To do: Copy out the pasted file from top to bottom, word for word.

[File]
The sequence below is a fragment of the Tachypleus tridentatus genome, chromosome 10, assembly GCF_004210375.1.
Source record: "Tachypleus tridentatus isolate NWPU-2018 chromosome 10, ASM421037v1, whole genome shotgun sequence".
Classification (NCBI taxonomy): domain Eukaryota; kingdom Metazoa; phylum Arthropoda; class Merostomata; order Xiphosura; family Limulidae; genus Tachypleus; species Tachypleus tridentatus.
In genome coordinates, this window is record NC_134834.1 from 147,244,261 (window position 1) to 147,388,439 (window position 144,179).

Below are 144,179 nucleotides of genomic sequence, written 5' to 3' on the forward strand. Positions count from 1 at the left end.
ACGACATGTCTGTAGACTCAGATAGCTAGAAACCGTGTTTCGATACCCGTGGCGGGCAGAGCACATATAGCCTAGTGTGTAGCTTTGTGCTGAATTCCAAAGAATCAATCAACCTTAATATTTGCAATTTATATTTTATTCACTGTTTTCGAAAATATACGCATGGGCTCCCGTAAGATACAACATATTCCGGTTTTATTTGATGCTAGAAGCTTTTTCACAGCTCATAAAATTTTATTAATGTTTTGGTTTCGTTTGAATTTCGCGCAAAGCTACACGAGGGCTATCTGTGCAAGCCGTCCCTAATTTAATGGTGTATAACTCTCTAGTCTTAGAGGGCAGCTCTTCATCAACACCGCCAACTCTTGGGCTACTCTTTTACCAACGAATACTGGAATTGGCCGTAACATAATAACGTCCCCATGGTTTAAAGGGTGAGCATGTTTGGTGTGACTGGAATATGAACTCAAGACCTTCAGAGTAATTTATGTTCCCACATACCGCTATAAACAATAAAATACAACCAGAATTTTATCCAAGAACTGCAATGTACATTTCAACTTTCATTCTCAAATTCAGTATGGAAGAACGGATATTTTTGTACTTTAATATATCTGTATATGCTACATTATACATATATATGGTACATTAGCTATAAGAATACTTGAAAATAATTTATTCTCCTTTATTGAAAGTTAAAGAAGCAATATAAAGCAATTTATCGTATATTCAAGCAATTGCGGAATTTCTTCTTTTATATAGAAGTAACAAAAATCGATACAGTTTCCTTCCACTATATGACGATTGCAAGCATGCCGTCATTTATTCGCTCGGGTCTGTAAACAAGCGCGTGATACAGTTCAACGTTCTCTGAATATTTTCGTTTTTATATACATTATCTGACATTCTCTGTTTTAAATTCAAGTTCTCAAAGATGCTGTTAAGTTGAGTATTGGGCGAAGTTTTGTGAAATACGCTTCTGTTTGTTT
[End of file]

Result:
The sequence below is a fragment of the Tachypleus tridentatus genome, chromosome 10, assembly GCF_004210375.1.
Source record: "Tachypleus tridentatus isolate NWPU-2018 chromosome 10, ASM421037v1, whole genome shotgun sequence".
Classification (NCBI taxonomy): domain Eukaryota; kingdom Metazoa; phylum Arthropoda; class Merostomata; order Xiphosura; family Limulidae; genus Tachypleus; species Tachypleus tridentatus.
In genome coordinates, this window is record NC_134834.1 from 147,244,261 (window position 1) to 147,388,439 (window position 144,179).

Below are 144,179 nucleotides of genomic sequence, written 5' to 3' on the forward strand. Positions count from 1 at the left end.
ACGACATGTCTGTAGACTCAGATAGCTAGAAACCGTGTTTCGATACCCGTGGCGGGCAGAGCACATATAGCCTAGTGTGTAGCTTTGTGCTGAATTCCAAAGAATCAATCAACCTTAATATTTGCAATTTATATTTTATTCACTGTTTTCGAAAATATACGCATGGGCTCCCGTAAGATACAACATATTCCGGTTTTATTTGATGCTAGAAGCTTTTTCACAGCTCATAAAATTTTATTAATGTTTTGGTTTCGTTTGAATTTCGCGCAAAGCTACACGAGGGCTATCTGTGCAAGCCGTCCCTAATTTAATGGTGTATAACTCTCTAGTCTTAGAGGGCAGCTCTTCATCAACACCGCCAACTCTTGGGCTACTCTTTTACCAACGAATACTGGAATTGGCCGTAACATAATAACGTCCCCATGGTTTAAAGGGTGAGCATGTTTGGTGTGACTGGAATATGAACTCAAGACCTTCAGAGTAATTTATGTTCCCACATACCGCTATAAACAATAAAATACAACCAGAATTTTATCCAAGAACTGCAATGTACATTTCAACTTTCATTCTCAAATTCAGTATGGAAGAACGGATATTTTTGTACTTTAATATATCTGTATATGCTACATTATACATATATATGGTACATTAGCTATAAGAATACTTGAAAATAATTTATTCTCCTTTATTGAAAGTTAAAGAAGCAATATAAAGCAATTTATCGTATATTCAAGCAATTGCGGAATTTCTTCTTTTATATAGAAGTAACAAAAATCGATACAGTTTCCTTCCACTATATGACGATTGCAAGCATGCCGTCATTTATTCGCTCGGGTCTGTAAACAAGCGCGTGATACAGTTCAACGTTCTCTGAATATTTTCGTTTTTATATACATTATCTGACATTCTCTGTTTTAAATTCAAGTTCTCAAAGATGCTGTTAAGTTGAGTATTGGGCGAAGTTTTGTGAAATACGCTTCTGTTTGTTT